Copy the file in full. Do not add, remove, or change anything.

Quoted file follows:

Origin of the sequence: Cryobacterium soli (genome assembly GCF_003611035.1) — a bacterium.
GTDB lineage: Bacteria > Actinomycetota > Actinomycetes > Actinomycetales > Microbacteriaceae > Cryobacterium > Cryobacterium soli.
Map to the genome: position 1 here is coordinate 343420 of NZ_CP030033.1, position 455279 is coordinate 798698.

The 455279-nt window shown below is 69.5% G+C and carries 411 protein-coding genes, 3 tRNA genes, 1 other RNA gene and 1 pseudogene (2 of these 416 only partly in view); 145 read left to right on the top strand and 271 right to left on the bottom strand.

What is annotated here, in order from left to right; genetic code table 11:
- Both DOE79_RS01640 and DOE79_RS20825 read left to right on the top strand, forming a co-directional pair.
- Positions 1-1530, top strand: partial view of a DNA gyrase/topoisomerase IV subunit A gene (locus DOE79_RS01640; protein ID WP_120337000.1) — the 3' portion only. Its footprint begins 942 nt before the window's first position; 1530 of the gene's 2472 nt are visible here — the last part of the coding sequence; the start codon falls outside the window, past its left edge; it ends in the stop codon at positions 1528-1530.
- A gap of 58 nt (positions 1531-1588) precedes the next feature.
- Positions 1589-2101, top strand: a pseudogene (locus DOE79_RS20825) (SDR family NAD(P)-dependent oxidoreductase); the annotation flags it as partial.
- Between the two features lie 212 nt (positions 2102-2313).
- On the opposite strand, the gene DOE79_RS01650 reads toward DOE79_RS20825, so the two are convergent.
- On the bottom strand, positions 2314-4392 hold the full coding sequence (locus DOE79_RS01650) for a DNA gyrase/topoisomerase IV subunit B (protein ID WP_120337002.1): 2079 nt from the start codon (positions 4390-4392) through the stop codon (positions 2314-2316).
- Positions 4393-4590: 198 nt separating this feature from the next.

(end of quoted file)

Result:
Origin of the sequence: Cryobacterium soli (genome assembly GCF_003611035.1) — a bacterium.
GTDB lineage: Bacteria > Actinomycetota > Actinomycetes > Actinomycetales > Microbacteriaceae > Cryobacterium > Cryobacterium soli.
Map to the genome: position 1 here is coordinate 343420 of NZ_CP030033.1, position 455279 is coordinate 798698.

The 455279-nt window shown below is 69.5% G+C and carries 411 protein-coding genes, 3 tRNA genes, 1 other RNA gene and 1 pseudogene (2 of these 416 only partly in view); 145 read left to right on the top strand and 271 right to left on the bottom strand.

What is annotated here, in order from left to right; genetic code table 11:
- Both DOE79_RS01640 and DOE79_RS20825 read left to right on the top strand, forming a co-directional pair.
- Positions 1-1530, top strand: partial view of a DNA gyrase/topoisomerase IV subunit A gene (locus DOE79_RS01640; protein ID WP_120337000.1) — the 3' portion only. Its footprint begins 942 nt before the window's first position; 1530 of the gene's 2472 nt are visible here — the last part of the coding sequence; the start codon falls outside the window, past its left edge; it ends in the stop codon at positions 1528-1530.
- A gap of 58 nt (positions 1531-1588) precedes the next feature.
- Positions 1589-2101, top strand: a pseudogene (locus DOE79_RS20825) (SDR family NAD(P)-dependent oxidoreductase); the annotation flags it as partial.
- Between the two features lie 212 nt (positions 2102-2313).
- On the opposite strand, the gene DOE79_RS01650 reads toward DOE79_RS20825, so the two are convergent.
- On the bottom strand, positions 2314-4392 hold the full coding sequence (locus DOE79_RS01650) for a DNA gyrase/topoisomerase IV subunit B (protein ID WP_120337002.1): 2079 nt from the start codon (positions 4390-4392) through the stop codon (positions 2314-2316).
- Positions 4393-4590: 198 nt separating this feature from the next.